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Long-term sequelae in survivors of childhood leukemia with Down syndrome: A childhood cancer survivor study report.

Long-term sequelae in survivors of childhood leukemia with Down syndrome: A childhood cancer survivor study report.
Author Information (click to view)

Goldsby RE, Stratton KL, Raber S, Ablin A, Strong LC, Oeffinger K, Sklar CA, Armstrong GT, Robison LL, Bhatia S, Leisenring WM,


Goldsby RE, Stratton KL, Raber S, Ablin A, Strong LC, Oeffinger K, Sklar CA, Armstrong GT, Robison LL, Bhatia S, Leisenring WM, (click to view)

Goldsby RE, Stratton KL, Raber S, Ablin A, Strong LC, Oeffinger K, Sklar CA, Armstrong GT, Robison LL, Bhatia S, Leisenring WM,

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Cancer 2017 11 03124(3) 617-625 doi 10.1002/cncr.31065

Abstract
BACKGROUND
Children with Down syndrome (DS) are at increased risk of developing acute leukemia and are more prone to acute toxicities. We studied the incidence and severity of chronic health conditions among survivors of childhood leukemia with DS compared with those without DS.

METHODS
Chronic health conditions reported by questionnaire were compared between 154 pediatric leukemia survivors with DS and 581 without DS, matched by leukemia, age at diagnosis, race/ethnicity, sex, radiation location and chemotherapy exposure using Cox models to estimate hazard ratios (HRs) and 95% confidence intervals (CIs). Subjects were selected from 7139 5-year survivors of leukemia in the Childhood Cancer Survivor Study.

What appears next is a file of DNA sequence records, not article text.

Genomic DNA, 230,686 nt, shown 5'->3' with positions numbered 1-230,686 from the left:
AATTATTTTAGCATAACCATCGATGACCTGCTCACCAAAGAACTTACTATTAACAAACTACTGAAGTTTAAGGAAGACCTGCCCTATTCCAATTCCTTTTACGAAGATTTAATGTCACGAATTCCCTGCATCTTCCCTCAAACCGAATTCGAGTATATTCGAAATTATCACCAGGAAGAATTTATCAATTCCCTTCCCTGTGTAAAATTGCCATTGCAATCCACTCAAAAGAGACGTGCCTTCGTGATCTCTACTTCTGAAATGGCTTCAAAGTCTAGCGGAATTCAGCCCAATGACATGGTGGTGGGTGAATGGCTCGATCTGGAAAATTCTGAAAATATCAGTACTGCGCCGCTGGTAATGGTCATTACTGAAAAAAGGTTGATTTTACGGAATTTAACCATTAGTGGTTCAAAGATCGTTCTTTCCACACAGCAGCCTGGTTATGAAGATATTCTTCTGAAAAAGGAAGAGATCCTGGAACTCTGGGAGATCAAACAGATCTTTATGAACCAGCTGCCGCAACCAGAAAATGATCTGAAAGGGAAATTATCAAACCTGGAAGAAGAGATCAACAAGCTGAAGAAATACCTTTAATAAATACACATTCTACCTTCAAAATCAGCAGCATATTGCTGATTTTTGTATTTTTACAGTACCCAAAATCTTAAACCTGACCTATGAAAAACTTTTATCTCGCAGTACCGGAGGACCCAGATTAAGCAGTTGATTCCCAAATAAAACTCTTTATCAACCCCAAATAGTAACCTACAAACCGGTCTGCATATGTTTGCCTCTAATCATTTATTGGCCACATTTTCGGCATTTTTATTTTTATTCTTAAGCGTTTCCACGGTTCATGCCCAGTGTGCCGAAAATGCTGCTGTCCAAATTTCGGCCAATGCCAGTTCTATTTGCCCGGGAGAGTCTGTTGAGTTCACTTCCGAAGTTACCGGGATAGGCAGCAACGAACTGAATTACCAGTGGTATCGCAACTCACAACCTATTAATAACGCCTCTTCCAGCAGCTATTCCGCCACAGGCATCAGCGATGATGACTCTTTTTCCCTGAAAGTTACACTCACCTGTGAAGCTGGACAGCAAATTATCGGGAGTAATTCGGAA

RESULTS
Risk of at least 1 late onset chronic health condition (grade 1-5) was similar in the DS population compared with the non-DS group (HR, 1.1; 95% CI, 0.7-1.5). Serious chronic health conditions (grade 3-5) were more common in DS survivors (HR, 1.7; 95% CI, 1.1-2.6), as were ≥ 3 chronic health conditions (grades 1-5) (HR, 1.7; 95% CI, 1.2-2.4). The 25-year cumulative incidence of any condition (grades 1-5) was 83% for DS survivors and 69% for non-DS survivors.

CONCLUSION
Leukemia survivors with DS have therapy-related chronic health conditions comparable to those of similarly treated survivors without DS, with a few notable exceptions: 1) an increased risk of cataracts, hearing loss, and thyroid dysfunction compared with survivors without DS (though these are known risks in the DS population), 2) decreased risk of second cancers, and 3) increased risk of severe or multiple conditions. Practitioners should be aware of these risks during and after therapy. Cancer 2018;124:617-25. © 2017 American Cancer Society.

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